Jurors in Scott Peterson Murder Trial Shown Bodies of Laci, Conner
by Steven Ertelt
July 7, 2004
Redwood City, CA (LifeNews.com) — Jurors in the Scott Peterson double-murder trial were shown photos of the decomposed bodies of Laci Peterson and her son Conner during testimony Tuesday.
In addition to witness testimony about the finding of the bodies, jurors heard from investigators that Peterson told police he was not having an affair during the early part of the investigation.
Douglas K. Mansfield of the California Department of Justice told the court that he inquired about other possible love interests during an interview with Peterson on December 25, 2002, the day after Laci disappeared.
"I asked him if there was any problems between them, which he said there was not, and if there were any third parties involved, to which he said there were no third parties involved, there was no other person involved with him or his wife," Mansfield said.
Mark Geragos, Peterson’s defense attorney, pointed out that Peterson was not directly asked about a mistress. According to witnesses last week, Peterson began dating Amber Frey in November 2002.
Mansfield, who said Peterson was cooperative during the three-hour interview, said he did not suspect Peterson at the time.
"I wasn’t looking at him as a suspect, I was looking at him as the husband of a missing person," Mansfield said.
Michael Looby, who discovered the remains of baby Conner while walking his dog along San Francisco bay, took the stand Tuesday, as did Elena Gonzalez, who discovered Laci’s remains the following day.
A “tape-like substance” around the neck of Conner may prove to be pivotal.
Prosecutors say the infant was found among debris washed up by a storm, and the material could have just happened to wrap itself around the boy’s neck. Geragos, in opening statements, said he was going to prove that the child was born before Laci was dumped in the ocean, which would exonerate Peterson, who was watched carefully following his wife’s disappearance.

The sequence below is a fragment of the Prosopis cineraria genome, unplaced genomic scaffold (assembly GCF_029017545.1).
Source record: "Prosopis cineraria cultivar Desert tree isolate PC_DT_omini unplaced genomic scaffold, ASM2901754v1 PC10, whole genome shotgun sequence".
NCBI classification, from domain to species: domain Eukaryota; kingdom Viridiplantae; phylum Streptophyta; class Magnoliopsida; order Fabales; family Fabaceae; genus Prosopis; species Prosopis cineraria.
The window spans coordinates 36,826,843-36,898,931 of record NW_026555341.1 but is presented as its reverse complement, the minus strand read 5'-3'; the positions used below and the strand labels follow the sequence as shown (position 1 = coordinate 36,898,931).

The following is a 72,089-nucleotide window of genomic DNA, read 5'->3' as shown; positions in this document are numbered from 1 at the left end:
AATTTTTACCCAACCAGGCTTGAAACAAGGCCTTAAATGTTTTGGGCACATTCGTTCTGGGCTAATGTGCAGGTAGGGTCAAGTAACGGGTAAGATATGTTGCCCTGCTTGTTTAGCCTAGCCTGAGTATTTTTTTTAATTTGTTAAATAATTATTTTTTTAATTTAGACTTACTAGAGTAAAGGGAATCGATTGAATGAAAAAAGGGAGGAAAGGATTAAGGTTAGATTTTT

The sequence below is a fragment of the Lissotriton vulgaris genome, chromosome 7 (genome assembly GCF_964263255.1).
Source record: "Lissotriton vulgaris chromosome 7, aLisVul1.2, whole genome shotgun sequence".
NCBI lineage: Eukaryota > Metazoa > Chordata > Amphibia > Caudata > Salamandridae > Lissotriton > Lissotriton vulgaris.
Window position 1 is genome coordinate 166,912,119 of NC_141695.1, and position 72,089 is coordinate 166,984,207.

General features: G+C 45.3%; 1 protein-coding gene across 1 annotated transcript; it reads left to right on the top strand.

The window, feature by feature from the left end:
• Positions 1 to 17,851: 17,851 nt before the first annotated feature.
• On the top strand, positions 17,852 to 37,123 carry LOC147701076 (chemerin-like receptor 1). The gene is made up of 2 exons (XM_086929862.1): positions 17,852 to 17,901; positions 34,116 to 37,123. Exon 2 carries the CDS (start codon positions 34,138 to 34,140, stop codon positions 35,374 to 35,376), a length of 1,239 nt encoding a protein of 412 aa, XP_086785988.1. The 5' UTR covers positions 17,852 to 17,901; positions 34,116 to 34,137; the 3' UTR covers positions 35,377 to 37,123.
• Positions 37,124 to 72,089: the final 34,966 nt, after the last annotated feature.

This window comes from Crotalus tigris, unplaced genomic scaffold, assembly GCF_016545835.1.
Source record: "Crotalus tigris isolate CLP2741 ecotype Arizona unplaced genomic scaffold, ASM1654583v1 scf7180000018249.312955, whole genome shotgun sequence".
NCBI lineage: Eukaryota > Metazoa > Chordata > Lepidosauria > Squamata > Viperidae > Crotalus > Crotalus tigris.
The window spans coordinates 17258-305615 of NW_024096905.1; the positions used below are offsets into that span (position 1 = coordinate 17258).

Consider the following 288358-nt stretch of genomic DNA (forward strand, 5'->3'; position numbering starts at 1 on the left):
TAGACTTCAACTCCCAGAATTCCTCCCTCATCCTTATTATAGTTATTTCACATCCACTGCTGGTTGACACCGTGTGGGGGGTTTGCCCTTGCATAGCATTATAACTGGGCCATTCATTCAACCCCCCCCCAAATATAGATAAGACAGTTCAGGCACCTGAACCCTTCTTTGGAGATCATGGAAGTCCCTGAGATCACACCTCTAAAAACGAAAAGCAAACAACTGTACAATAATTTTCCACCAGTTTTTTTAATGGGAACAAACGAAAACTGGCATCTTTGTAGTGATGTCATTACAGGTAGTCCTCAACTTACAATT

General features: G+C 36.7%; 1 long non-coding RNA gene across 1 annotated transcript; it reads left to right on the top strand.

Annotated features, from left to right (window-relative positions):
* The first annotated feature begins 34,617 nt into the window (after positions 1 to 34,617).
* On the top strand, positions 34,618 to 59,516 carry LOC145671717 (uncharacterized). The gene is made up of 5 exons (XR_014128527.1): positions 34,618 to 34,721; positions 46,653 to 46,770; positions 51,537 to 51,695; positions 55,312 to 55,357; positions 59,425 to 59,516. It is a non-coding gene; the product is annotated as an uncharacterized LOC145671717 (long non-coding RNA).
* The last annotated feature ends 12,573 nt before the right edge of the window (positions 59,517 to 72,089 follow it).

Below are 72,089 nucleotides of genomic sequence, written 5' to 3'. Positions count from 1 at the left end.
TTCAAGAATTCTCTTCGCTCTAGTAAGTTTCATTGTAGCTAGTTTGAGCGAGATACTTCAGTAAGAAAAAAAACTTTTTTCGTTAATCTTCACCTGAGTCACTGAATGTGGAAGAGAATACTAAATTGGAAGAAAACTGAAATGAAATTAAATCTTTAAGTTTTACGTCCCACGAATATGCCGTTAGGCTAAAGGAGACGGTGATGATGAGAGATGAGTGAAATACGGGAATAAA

Laci was eight months pregnant when she disappeared on Christmas Eve 2002.
The prosecution has been attempting to put forth a case based on Scott Peterson’s erratic behavior, affair, and alleged secret purchase of a fishing boat that could have been used to dump Laci’s body into the San Francisco Bay.
Geragos claims that the prosecution has no murder weapon, no eyewitnesses, and a case built entirely on circumstantial evidence. He has put forth explanations for Peterson’s strange behavior as well as theories that a satanic cult or men with a tan van abducted Laci on the morning of December 24.
Scott has pleaded innocent to the double murder charges. The case has received national attention and spurred the passage of numerous unborn victims laws.
The laws allow prosecutors to charge criminals with two crimes when they kill or injure an unborn child as a result of attacking a pregnant woman.
Laci’s mother, Sharon Rocha, has become and outspoken advocate of Unborn Victims Laws, both for individual states and the entire nation.
President Bush signed a federal Unborn Victims of Violence Law in March. Rocha had voiced her support of the bill, and had criticized members of the Senate, including presidential hopeful John Kerry, who had stalled and opposed the bill.
According to the National Right to Life Committee, 30 states have unborn victims laws, most recently Kentucky and Virginia, and 18 cover mothers and their unborn children throughout pregnancy. None of those laws has ever been successfully challenged in Court.